Event Viewer - Monitor User Account Activity in Windows 8

Create Event Viewer Log Entries when Users Log in or Log off or Manipulate User Accounts in Windows 8

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If you are the sole user of your PC you do most probably not need to monitor and log every attempt to log in, log out, attempts to change or reset a user password and so on. For those who are administrators of a PC used by several users the ability to monitor who's done what and when can be really important.

There are several third party solutions for this purpose. However, I would like to offer you a native Windows solution without buying and / or downloading anything. Some might argue that various third party applications do better job easier. I am not sure of this; Windows Event Logging and Event Viewer are terrible tools when customized to do what you want to.

This tutorial will help show how to have Event Viewer log entries created for every log in, log off, lock PC, unlock PC, reset or change password, and so on on your Windows 8 Pro and Enterprise PC.

Part 1

Edit Audit Policy for Logon Events and Account Management

1. Press Win + W to open Charms Search for Settings, type Policy and hit Enter to open Group Policy Editor

2. On the left pane browse to Computer Configuration > Windows Settings > Security Settings > Local Policies > Audit Policy

3. Double click Audit account logon events on the right pane.

4. Under Audit these attempts select both Success and Failure. Click OK to save settings

5, Repeat the steps 3. and 4. for both Audit account management and Audit logon events

6. Close Group Policy Editor

Part 2

Select events you want to monitor

You can of course decide yourself which events to monitor, the below is only my recommendation. Complete list of events: Event-o-Pedia Windows 2008 (also valid for Windows 8).

I have set my computers to monitor following events:

Event ID



An account was successfully logged on


An account failed to log on


User initiated logoff


A user account was created


An attempt was made to change an account's password


An attempt was made to reset an account's password


A user account was deleted


PC was locked


PC was unlocked


Screensaver ON


Screensaver OFF

Part 3

Create a customized filter in Event Viewer to monitor your events

1. Press Win + W to open Charms Search for Settings, type Event and hit Enter to open Event Viewer

2. Browse to Windows Logs > Security on the left pane, click Filter Current Log on Actions pane on the right

3. Set a time period of your choice and type the event IDs from Part 2 to the Includes / Excludes text field. If the Part 2. list of events is what you want to you can alternatively copy and paste the below string:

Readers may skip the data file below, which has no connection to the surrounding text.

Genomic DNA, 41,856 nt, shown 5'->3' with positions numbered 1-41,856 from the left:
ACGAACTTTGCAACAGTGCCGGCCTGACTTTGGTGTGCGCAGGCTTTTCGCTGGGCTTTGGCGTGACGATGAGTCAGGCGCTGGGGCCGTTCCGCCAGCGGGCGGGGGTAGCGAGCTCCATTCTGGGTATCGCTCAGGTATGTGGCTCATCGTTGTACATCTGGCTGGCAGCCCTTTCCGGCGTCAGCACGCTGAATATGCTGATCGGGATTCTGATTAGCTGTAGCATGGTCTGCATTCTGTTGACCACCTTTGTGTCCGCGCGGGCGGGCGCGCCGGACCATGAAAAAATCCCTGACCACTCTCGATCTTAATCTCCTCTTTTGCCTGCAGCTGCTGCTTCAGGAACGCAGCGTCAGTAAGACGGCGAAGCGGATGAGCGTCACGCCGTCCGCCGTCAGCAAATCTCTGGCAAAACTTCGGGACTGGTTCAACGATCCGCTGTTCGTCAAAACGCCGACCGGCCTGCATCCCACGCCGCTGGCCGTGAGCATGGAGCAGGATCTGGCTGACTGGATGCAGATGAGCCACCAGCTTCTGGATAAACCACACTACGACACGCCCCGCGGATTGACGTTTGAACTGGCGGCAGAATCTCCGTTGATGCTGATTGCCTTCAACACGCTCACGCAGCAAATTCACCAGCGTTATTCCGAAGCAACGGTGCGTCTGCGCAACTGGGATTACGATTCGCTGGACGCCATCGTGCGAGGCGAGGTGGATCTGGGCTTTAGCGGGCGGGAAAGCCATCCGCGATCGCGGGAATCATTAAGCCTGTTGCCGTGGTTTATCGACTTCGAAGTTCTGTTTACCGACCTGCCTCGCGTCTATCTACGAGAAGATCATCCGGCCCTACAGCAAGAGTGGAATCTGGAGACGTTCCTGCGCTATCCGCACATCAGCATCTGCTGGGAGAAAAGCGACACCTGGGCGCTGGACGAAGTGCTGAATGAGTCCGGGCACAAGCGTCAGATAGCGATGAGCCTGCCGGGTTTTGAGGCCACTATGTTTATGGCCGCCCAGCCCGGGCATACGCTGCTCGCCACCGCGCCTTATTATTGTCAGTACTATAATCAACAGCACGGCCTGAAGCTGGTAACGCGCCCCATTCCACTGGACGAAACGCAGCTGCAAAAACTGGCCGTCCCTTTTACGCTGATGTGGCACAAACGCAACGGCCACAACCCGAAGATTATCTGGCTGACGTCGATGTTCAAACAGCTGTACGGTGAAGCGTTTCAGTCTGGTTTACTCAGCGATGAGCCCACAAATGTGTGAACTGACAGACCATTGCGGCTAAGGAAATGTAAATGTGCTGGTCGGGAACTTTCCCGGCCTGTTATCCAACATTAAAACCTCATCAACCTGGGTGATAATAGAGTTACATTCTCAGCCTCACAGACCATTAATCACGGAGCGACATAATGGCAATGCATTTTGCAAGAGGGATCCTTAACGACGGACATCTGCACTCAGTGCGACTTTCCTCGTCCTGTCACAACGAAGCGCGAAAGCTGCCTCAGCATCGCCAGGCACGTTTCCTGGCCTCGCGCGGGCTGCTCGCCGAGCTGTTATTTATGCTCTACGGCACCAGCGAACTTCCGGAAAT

4. Click OK to create a customized event filter

5. Click Save Filter to Custom View, name your filter and click OK

6. You will now see your filter in Event Viewer

That's it. Now you can monitor who has logged in and when, who tried to reset a password, when was the PC locked and so on. Here for instance, I logged out at quarter past 10 PM from my desktop, then logged back in remotely from a laptop about half an hour later:

In the beginning it can be quite confusing to read Event Logs. When you for instance log out, there's not only one logoff event to see but instead several; the internal services are also logging out together with you. A little bit practise and before you even notice it you have learned to find the correct entries.

:) Kari



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Logon entry frustration

Hi Kari, with all your knowledge and experience playing with these group policies, have you ever found the event id or how to record the credentials used via UAC to install software or modify settings?
It is a particular problem we have, where a clients system has several staff authorised to install software or make minor modifications, but of course when we find something has been installed or changed, no one claims any knowledge of doing this. (They are meant to fill in forms that are returned to us to update our database with what has been changed on each workstation).
Surely there must be somewhere a local machine can record the credentials used to confirm UAC requests?
But all my searching so far has been fruitless. Yours is the first decent article I have found on recording access logon events, so thought you may have some alternative knowledge or angles you can think of, hopefully.

Best regards

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